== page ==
New York

“FSA: The Illiterate Eye”

The Hunter College Art Galleries, Bertha and Karl Leubsdorf Art Gallery

The argument that much of the photographic work done for the Farm Security Administration in the ’30s and ’40s was simply propaganda for New Deal farm policies has become a critical commonplace. The work of this Depression-era documentary group has long been celebrated as an example of the use of photography to achieve social reform as well as an important attempt to depict the full scope of society. In recent years, though, critics and scholars have pointed out the editorial control exerted by Roy Stryker, the economist who directed the Historical Section of the FSA. Stryker not only sent out detailed shooting scripts to his photographers; when they resisted his direction (as Walker Evans did), he pushed them out of the group.

Through his selection of work and in his essay in the accompanying catalogue, Maurice Berger, the curator of this exhibition, argues that the picture of America shown in these images is essentially false, and furthermore, that it is contradicted by other work in the FSA archive—work that, because it did not confirm the progressive message that Stryker and the New Deal tried to promote, has seldom been seen. So instead of heroic farmers and noble workers Berger has shown us dirtyfaced children in wretched shacks and families crowded into decrepit tenements. The contrast between the two versions of America was pointed up most effectively in the side-by-side presentation of a 1939 Dorothea Lange photograph of a sharecropper’s family, in which a pleasant-looking, buxom woman is surrounded by neatly dressed, fat-faced children, and a 1935 Ben Shahn photograph of a similar family (black, this time; Lange’s is white), in which a weary mother and her scowling children, dirty and clad in rags, sit on the porch of a dilapidated shack.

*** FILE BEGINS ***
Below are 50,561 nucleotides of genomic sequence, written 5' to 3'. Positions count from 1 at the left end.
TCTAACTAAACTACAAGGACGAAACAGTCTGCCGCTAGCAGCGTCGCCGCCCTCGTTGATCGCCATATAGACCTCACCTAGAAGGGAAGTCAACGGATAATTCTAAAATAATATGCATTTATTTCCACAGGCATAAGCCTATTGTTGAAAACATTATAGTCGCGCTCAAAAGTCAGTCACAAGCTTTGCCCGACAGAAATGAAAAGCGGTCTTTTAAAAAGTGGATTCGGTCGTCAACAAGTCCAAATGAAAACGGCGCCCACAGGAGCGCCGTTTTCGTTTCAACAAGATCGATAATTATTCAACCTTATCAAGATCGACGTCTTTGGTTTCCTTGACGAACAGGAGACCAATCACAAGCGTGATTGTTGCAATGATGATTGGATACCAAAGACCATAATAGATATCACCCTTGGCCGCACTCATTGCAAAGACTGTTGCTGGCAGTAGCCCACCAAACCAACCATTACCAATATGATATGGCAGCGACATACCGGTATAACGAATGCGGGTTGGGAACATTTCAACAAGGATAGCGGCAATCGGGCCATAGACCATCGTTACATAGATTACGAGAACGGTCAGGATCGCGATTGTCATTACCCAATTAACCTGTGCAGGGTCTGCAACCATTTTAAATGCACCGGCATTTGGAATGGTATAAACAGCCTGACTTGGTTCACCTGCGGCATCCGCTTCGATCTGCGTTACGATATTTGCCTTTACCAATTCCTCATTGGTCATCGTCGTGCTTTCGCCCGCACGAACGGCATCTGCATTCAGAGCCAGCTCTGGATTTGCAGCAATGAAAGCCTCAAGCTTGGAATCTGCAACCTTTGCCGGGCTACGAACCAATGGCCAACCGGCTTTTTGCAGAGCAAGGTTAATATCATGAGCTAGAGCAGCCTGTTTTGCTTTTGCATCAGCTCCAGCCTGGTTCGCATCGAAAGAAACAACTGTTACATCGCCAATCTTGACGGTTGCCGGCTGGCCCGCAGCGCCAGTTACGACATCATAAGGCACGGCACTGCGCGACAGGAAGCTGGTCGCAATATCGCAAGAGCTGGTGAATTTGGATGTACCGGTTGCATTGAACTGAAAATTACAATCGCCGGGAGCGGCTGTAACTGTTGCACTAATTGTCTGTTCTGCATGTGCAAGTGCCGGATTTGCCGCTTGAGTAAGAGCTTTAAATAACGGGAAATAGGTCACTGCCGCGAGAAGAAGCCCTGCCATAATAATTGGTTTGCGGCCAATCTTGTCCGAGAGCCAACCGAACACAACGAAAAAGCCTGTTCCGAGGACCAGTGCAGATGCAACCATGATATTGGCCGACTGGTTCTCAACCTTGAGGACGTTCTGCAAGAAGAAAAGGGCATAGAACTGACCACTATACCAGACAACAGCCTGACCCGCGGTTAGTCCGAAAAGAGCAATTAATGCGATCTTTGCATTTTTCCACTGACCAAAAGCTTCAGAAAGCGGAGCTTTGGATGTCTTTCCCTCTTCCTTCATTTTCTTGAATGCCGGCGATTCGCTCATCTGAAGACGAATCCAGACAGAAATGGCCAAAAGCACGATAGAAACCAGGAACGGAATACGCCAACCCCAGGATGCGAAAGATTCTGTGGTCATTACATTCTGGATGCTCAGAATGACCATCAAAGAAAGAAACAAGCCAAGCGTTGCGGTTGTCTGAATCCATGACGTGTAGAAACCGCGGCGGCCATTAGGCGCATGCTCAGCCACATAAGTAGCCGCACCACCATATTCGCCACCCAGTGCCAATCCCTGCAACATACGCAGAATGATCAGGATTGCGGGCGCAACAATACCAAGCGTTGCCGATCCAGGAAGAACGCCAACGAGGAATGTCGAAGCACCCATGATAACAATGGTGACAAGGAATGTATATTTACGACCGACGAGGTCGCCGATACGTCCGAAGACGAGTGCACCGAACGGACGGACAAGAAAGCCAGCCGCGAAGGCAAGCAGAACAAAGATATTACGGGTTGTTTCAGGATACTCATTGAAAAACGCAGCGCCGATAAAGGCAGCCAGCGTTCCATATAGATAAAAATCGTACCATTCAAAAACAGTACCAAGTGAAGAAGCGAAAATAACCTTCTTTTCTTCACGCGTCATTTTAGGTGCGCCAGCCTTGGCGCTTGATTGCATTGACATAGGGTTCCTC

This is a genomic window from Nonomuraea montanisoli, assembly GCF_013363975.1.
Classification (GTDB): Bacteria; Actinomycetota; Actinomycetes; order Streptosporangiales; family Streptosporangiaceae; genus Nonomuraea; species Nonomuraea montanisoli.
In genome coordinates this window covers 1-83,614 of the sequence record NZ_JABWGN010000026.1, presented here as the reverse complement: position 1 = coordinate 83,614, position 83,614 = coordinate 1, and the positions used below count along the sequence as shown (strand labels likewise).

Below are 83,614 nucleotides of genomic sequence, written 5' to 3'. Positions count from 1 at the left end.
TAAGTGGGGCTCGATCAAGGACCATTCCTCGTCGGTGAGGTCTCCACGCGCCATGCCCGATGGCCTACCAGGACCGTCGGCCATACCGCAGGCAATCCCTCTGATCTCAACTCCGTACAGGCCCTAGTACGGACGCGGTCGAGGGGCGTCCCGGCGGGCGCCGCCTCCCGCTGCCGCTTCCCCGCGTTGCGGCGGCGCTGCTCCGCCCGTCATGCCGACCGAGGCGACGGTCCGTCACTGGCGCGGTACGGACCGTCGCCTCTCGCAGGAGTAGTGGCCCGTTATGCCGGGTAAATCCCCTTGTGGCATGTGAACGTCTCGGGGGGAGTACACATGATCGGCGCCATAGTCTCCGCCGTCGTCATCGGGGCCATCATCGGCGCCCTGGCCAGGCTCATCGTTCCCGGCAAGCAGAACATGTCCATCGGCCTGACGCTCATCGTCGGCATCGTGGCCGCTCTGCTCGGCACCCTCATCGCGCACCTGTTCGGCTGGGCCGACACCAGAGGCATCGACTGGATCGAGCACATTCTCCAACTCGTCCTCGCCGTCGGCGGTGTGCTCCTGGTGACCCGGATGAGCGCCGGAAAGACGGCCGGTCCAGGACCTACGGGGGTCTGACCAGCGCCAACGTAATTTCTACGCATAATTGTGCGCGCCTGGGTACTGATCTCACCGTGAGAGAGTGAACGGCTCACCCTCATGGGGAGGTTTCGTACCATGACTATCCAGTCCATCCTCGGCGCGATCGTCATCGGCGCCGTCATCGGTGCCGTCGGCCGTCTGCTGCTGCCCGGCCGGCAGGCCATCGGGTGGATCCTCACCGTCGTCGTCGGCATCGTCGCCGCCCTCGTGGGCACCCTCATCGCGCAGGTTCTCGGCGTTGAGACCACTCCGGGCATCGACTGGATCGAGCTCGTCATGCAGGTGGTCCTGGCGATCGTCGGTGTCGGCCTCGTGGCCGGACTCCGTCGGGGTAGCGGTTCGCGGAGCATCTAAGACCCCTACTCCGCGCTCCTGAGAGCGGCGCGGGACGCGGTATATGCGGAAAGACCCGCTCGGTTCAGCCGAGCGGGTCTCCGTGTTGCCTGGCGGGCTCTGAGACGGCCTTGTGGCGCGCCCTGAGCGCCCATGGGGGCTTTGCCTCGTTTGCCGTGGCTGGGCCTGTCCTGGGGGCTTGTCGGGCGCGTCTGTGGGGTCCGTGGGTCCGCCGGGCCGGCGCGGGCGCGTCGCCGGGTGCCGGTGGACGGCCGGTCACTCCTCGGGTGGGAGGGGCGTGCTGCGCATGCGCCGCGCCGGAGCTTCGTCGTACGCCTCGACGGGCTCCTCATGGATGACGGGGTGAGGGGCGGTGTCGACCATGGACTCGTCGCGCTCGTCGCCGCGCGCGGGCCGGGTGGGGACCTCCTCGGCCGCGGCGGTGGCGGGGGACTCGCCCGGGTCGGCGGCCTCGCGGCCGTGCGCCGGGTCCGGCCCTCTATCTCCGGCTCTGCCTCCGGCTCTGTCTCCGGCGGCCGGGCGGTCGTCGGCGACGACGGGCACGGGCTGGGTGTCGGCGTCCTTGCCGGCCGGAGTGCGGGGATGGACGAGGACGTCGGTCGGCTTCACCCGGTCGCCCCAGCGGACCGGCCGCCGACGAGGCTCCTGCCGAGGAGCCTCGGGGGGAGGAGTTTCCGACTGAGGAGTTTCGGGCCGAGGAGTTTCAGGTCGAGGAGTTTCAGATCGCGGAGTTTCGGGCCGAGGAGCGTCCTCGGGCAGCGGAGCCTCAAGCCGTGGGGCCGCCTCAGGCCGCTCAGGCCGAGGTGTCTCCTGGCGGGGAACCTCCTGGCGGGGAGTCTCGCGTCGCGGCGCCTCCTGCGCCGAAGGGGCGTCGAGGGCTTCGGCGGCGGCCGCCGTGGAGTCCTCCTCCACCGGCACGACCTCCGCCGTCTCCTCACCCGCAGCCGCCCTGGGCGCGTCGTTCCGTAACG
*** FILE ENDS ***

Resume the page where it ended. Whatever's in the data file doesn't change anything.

Berger has staked out his position with force and eloquence, but his argument suffers from both curatorial and critical flaws. Many of the photographs exhibited come from only a few photo series, among them, two shot in the U.S.Virgin Islands and Puerto Rico by Jack Delano; the particularly squalid poverty represented in some of them could be dismissed as atypical. (Shahn, who emerges as Berger’s hero, was not an official member of Stryker’s “camera team,” although he did take one long shooting trip through the South in 1935 and his work was included in the FSA files.) Others—including a 1943 photograph of flowers on the grave of a merchant seaman, also by Delano—seemed more or less irrelevant to Berger’s argument.

Moreover, Berger failed to ask whether Stryker’s cleaned-up image of America was effective as propaganda, or simply a moralizing attempt to produce a picture of poverty that a middle-class audience could stomach. In reaffirming the rhetorical nature of documentary photography Berger has ignored various factors that, in the case of the FSA work, shaped that rhetoric—including not only the inner workings of the group but also the political and social context in which the photographs were produced. Beyond these objections lies a more basic question: whether Berger’s antiromanticism isn’t itself as tendentious as Stryker’s more openly manipulative progressivism.

Charles Hagen